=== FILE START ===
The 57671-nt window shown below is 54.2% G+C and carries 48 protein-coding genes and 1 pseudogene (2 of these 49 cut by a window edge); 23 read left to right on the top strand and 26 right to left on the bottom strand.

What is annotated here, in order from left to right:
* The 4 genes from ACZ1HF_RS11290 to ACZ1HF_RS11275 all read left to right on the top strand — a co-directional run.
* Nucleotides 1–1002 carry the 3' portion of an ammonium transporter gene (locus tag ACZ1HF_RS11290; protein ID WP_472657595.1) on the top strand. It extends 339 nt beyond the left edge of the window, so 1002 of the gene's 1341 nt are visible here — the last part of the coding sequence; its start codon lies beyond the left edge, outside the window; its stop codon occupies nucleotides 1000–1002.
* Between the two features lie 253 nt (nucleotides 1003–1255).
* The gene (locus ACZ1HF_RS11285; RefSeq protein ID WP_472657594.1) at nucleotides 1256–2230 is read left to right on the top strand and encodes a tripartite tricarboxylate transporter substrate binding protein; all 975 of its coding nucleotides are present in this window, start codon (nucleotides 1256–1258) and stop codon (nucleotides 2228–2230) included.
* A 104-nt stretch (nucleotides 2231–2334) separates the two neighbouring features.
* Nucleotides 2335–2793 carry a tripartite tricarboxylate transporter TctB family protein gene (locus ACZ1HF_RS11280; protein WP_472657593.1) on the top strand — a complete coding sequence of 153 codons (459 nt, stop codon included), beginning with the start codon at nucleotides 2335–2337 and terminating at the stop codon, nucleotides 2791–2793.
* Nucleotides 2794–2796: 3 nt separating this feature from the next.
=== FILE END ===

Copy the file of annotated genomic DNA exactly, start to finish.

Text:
The 57671-nt window shown below is 54.2% G+C and carries 48 protein-coding genes and 1 pseudogene (2 of these 49 cut by a window edge); 23 read left to right on the top strand and 26 right to left on the bottom strand.

What is annotated here, in order from left to right:
* The 4 genes from ACZ1HF_RS11290 to ACZ1HF_RS11275 all read left to right on the top strand — a co-directional run.
* Nucleotides 1–1002 carry the 3' portion of an ammonium transporter gene (locus tag ACZ1HF_RS11290; protein ID WP_472657595.1) on the top strand. It extends 339 nt beyond the left edge of the window, so 1002 of the gene's 1341 nt are visible here — the last part of the coding sequence; its start codon lies beyond the left edge, outside the window; its stop codon occupies nucleotides 1000–1002.
* Between the two features lie 253 nt (nucleotides 1003–1255).
* The gene (locus ACZ1HF_RS11285; RefSeq protein ID WP_472657594.1) at nucleotides 1256–2230 is read left to right on the top strand and encodes a tripartite tricarboxylate transporter substrate binding protein; all 975 of its coding nucleotides are present in this window, start codon (nucleotides 1256–1258) and stop codon (nucleotides 2228–2230) included.
* A 104-nt stretch (nucleotides 2231–2334) separates the two neighbouring features.
* Nucleotides 2335–2793 carry a tripartite tricarboxylate transporter TctB family protein gene (locus ACZ1HF_RS11280; protein WP_472657593.1) on the top strand — a complete coding sequence of 153 codons (459 nt, stop codon included), beginning with the start codon at nucleotides 2335–2337 and terminating at the stop codon, nucleotides 2791–2793.
* Nucleotides 2794–2796: 3 nt separating this feature from the next.